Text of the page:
This itinerary is flexible, depending on local conditions, weather and physical condition, could change in our daily plans. times and conditions are approximate.
The Huayhuash is a mountain range in the Andes of Peru. Runs north to south, the main area that has some twenty summits develops in an area of about 25 km, with a secondary mountain range of peaks of lower height to the west which has about 15 km long. Six of the peaks exceed 6000 m. Among the peaks stand Yerupajá (6617 m), the second highest mountain in Peru (after Huascaran 6768 m) and Siula Grande (6344 m), which achieved fame for the work Touching the Void of mountaineer Joe Simpson .
It is the second highest mountain range in the world in the tropical region after the Cordillera Blanca, immediately north. Although it is located 120 kilometers from the Pacific Ocean, the ridge is part of the watershed of the South American continent; the waters of the eastern escarpment to the river run
Marañon, main tributary of the Amazon.
In its 30 Km from north to south there are 7 mountains that exceed 6,000 meters and 7 mountains over 5500 meters. The area also houses dozens of glacial lakes of incomparable beauty (Carhuacocha, Juhuacocha, Solterococha, Mitucocha, Jurau, among others). Located about 50 kilometers south of the Cordillera Blanca. The area has a very small population, with a few scattered hamlets below the altitude of 4000 m (the snow level is at an altitude of 4800 m). The nearest villages are Chiquián (3400 m) and Cajatambo (3375 m).. In the region some mining activities are carried out, so north of the mountains there is a road consolidated land that reaches 4750 m above sea level. In 2002 the Peruvian Ministry of Agriculture declared the Huayhuash a ‘reserve zone “and banned certain economic activities, including the development of mining.
Group arrives Lima airport and transfer to selected hotel.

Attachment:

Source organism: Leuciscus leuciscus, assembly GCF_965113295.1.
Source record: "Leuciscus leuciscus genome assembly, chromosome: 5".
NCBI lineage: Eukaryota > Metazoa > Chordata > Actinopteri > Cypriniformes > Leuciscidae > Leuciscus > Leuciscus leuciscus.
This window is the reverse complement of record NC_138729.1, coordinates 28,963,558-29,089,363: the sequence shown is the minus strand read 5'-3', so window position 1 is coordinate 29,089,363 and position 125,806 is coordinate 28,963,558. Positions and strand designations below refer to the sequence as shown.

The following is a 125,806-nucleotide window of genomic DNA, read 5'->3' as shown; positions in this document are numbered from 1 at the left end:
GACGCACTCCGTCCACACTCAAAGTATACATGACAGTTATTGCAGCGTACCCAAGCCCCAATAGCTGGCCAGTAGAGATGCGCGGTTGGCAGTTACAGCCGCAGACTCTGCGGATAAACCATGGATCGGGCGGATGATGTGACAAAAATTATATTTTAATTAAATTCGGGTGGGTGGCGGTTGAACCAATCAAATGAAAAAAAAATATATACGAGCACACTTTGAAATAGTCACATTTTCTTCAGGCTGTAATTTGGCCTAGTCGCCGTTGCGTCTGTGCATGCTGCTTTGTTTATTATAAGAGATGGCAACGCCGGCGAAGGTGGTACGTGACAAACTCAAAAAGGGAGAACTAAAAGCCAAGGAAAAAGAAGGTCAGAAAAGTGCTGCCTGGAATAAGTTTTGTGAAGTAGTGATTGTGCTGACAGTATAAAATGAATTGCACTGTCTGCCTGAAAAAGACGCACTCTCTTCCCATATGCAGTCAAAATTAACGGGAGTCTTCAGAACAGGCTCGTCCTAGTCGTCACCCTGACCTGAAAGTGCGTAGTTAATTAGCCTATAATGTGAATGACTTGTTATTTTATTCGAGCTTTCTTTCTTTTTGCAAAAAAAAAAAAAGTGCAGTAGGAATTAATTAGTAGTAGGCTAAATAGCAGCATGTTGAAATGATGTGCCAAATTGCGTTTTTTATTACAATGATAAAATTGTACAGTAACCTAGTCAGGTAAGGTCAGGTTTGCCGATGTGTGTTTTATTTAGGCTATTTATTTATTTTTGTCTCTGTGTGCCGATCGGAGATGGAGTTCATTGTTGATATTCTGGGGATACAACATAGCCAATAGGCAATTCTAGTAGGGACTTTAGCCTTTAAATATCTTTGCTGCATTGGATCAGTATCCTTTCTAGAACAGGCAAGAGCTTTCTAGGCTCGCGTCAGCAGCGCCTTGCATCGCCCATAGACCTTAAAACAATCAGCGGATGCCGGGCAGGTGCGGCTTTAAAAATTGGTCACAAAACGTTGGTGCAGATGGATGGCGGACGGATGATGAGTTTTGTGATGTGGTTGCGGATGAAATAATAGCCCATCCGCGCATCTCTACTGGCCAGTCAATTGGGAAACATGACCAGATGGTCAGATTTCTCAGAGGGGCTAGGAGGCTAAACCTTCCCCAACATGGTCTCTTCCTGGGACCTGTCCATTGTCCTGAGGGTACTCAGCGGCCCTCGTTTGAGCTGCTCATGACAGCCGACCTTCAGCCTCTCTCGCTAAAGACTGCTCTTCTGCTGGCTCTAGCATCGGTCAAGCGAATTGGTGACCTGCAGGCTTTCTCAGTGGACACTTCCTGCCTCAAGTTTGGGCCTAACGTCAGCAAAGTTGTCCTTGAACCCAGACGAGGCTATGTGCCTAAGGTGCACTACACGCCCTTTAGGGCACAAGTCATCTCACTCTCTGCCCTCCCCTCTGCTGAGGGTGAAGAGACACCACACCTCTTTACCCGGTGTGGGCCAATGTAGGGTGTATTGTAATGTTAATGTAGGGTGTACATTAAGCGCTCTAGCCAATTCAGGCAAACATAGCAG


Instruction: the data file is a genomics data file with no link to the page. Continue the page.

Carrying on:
Drive Lima to Huaraz. We drive directly to the mountain town of Huaraz. The eight hour bus journey and drive borders Peru´s unusual desert coastline for over 100 miles before climbing to the mountains. About 3 ½ hours on Pan American Highway (paved) to Barranca for lunch. The best place to eat is “La Gaviotas.” It is on the coast, so passenger can stretch and have a nice view of the ocean.
Then 3 hours to pass of Conococha at 12,800 feet where you have views of the Cordillera Huayhuash range to the right (peaks from L. to R. are: Ninashanca, Rondoy, Jirishanca, Yerupaja Chico, Yerupaja Grande, Rasac [in front of Yerupaja, Jurau and Trapecio) and the Cordillera Blanca in the distance to the left.
Then another 1 ½ hours to Huaraz from Conococha.
Acclimitization Hike to Huari Ruins of Wilkahuaín. This is a fairly easy hike to start out with (5+ hours of hiking), which is good. Pyramid Expeditions will provide a guide for today and tomorrow. Best get pack lunch from Hotel Andino.
Walk from the hotel through the old part of Huaraz (the only street not destroyed in the 1970 earthquake. This in itself is interesting for the pax). Walk about 2 – 2 ½ hours to the ruins of Willkahuaín, mostly on paved and dirt road with occasional cars passing. There is some uphill, but it is gradual. Actually, in 2015 it is possible to drive to Wilkahuain, but the walk is fine. (Doesn’t feel full of vehicles).
These Huari ruins are fascinating (inside burial and ritual chambers), especially if you have a good guide. Give guide a tip. Eat lunch at ruins.
Then 2 ½ hours steeply down on trail, through farms, to the town of Monterrey. It can be kind of tricky at very end. Make sure to go to the left of the bridge at the very end. Head through farms to the left, well before you arrive at bridge. (In 2015 we went too far right, and had to back track back up and down to left). Arrange for Pyramide bus to take pax back to Huaraz (only 7 km.).
Acclimitization hike to Lake Churup. Arrange for pack lunch, either with Pyramid Expeditions or the Hotel Andino. Transport included by Pyramid Expeditions.
Drive about 1 ½ hours north of Huaraz to starting point for Lake Churup hike. Road is rocky and not so good. Start hike at about 12,800 feet and walk up glacier moraine for about 1 ½ hours. Then tricky rock section where pax climb steeply alongside stream. In 2015 there were new, fixed cables for the pax to pull themselves up on. These were new, in good condition. While it is not exposed, it is tricky. There are 2 sections with cables. Let pax know it is tricky, pulling themselves up, needing good foot holds, etc. Arrive after 2 ½ hours (or 3 if pax go slowly) to Lake Churup, at base of Churup glacier, 14,700 feet. Eat lunch here. Return is less time. With driving time this is a full-day excursion.
Let the pax know that this is a tough day. They will be tired since it is a tough climb for having just arrived at altitude, and also we do not have any trekking like they will experience this day (I am referring to the rock “scrambling,” all-fours part of it).